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Friday, 1 June 1928

Mr BAYLEY (Oxley) .- The objects of the proposed exhibition are well known, and therefore need not be re-stated. There are, however, one or two points related to the proposal to which I desire to refer. In the first place, I consider that the contribution towards the cost of the exhibition proposed to be made by the Government of New South Wales, which State will be the chief beneficiary under the scheme, is totally inadequate. For this reason I am loth to support a contribution or guarantee by the Commonwealth of £500,000. Let me, hy way of comparison, refer to what took place in connexion with the holding of the Panama Exposition in San Francisco in 3915. In 1910 there was a movement in the United State of America to hold an exposition to celebrate the opening of the Panama Canal, which gives communication between the Caribbean Sea and the Pacific Ocean. I understand that 1932 is the year selected for the holding of the proposed exhibition in Sydney to celebrate the opening of the harbour bridge, which, it is thought, will be finished then. The people of New Orleans took the view that the exhibition should be held on the Atlantic end of the canal; the people of San Francisco were not willing to fall in with that arrangement. They contended that the canal was built for the specific purpose of enabling the American fleet to pass quickly from one ocean to the other for the protection of the western coast. Consequently they made a claim for the holding of the exhibition in their city. The Congress of the United States of America was loth to favour one city as against the other, but allowed it to be definitely understood that it would give its aid to the city which itself showed the greatest determination to secure the holding of an exhibition within its boundaries. At the end of 1910 the merchants of San Francisco held a meeting one lunch hour which was presided over by the present mayor of the city. Within 25 minutes those present had donated £500,000 for the purpose of holding an exhibition. The State legislature subsequently considered the matter, and by resolution gave a guarantee to the Government of the United States of . America that it would not be called upon to pay .a single penny towards the cost of the exhibition if it were held in San Francisco. When the matter subsequently came before Congress it was stated that the city of San Francisco, the county of San Francisco, and the state of California had promised to find £3,500,000 towards the cost of the exhibition, whereas the report in the interests of New Orleans was that only £1,600,000 had been promised. Congress therefore decided by a fair majority to give its official sanction to the holding of the exhibition in San Francisco. It said in effect, "Invitations to foreign nations to participate in the exhibition may be sent out in our name and we will guarantee that the exhibitors who come here will be treated with all the respect due to them.'' It also made provision that all exhibits brought into the country for the purpose of the exhibition should be admitted duty free under bond.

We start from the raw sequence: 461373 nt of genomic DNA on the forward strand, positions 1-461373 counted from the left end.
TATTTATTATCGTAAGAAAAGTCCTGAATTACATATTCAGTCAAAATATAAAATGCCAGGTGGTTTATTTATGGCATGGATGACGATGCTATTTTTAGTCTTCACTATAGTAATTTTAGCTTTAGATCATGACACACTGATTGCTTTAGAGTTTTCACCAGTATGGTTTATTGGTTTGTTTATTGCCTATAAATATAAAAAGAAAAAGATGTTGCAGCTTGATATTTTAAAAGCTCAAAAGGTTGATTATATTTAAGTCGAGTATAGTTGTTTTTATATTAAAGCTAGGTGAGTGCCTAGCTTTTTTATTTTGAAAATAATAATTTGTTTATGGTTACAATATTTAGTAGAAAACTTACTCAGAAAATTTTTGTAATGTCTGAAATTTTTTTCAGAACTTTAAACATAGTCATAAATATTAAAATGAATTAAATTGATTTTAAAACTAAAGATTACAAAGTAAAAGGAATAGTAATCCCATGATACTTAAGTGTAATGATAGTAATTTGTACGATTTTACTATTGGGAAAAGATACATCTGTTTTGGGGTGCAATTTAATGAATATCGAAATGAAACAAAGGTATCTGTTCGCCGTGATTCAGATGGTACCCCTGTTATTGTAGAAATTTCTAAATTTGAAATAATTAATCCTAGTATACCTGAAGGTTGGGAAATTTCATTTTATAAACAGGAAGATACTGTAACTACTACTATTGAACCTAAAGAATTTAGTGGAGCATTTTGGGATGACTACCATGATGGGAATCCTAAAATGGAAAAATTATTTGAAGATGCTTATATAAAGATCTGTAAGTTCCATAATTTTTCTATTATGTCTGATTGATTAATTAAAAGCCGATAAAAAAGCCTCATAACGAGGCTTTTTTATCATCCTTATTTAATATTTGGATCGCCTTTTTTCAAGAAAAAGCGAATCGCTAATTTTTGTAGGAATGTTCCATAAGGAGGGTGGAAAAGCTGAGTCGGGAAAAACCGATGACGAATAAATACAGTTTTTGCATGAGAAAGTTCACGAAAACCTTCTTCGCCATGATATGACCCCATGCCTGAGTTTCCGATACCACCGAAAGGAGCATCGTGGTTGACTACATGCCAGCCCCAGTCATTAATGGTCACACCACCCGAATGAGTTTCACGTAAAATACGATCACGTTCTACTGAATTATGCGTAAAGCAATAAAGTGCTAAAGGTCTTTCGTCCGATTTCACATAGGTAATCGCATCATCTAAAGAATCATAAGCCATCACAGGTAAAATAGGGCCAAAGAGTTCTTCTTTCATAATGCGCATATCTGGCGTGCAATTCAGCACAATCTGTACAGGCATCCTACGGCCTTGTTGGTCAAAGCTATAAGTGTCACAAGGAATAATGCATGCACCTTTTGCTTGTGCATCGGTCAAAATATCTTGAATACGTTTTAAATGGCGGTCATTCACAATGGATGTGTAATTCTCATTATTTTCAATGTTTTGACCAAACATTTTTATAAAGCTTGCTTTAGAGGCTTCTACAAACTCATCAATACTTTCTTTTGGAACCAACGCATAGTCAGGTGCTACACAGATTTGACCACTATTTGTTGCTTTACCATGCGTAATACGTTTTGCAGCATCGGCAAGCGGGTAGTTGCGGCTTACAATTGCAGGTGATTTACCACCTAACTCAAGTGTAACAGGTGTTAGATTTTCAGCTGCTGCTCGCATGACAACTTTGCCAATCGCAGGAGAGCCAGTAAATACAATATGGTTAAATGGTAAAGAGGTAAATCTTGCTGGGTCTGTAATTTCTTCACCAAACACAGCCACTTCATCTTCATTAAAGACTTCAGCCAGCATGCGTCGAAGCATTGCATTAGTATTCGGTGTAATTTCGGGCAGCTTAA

The honorable member for South Sydney has mentioned the necessity of providing buildings. For the purpose of the Panama Exposition the Government of the United States of America erected certain building on its own land at Fort Mason and the Presidio, military reserves which correspond with the military reservation at North Head, Sydney. The buildings were so designed that they vere afterwards useful for military purposes.

I contend that if the exhibition is to be held in Sydney the citizens of that city and the people of New South Wales, who will chiefly benefit by it, should foot the bill and that the people of Australia should not be asked to pledge themselves to the extent of £500,000. It has been pointed out that the Government may not be called upon to find this money, but on the other hand it may be necessary for some such amount to be available to settle accounts after the exhibition has been held. Returns from exhibitions of this character held throughout the world indicate that to a large extent those who attend come from within a radius of 500 miles of the exhibition. If this exhibition is held in Sydney very few people from Western Australia will be able to attend it, for not very many will be able to afford the expense of the trip. As the honorable member for South Sydney has pointed out, hotelkeepers, the providers of popular entertainment, and the general trading community of Sydney will benefit to a marked degree by the holding of the exhibition, and the people of that city should be prepared to pay a little more towards the cost of it than they seem inclined to do at present.

The advertising value of such an exhibition has been mentioned. One has only to look at the hoardings in our capital cities and elsewhere to realize that the manufacturers of proprietary goods consider expenditure on advertising to be vital. I think more money is spent in this way now than 25 years ago, even by well-established concerns, and for the very good reason that the returns justify and require it. To stop advertising is to die. That maxim may be applied both to private business and to that of a nation. We must advertise our goods. Canada has never ceased to advertise her products, and I believe that she owes a great deal of her success to that policy.

I support the bill, but I recommend that if possible, the people of New South Wales, who will chiefly benefit by the holding of the exhibition, should be asked to put their hands a little further into their pockets to meet the expense of it.

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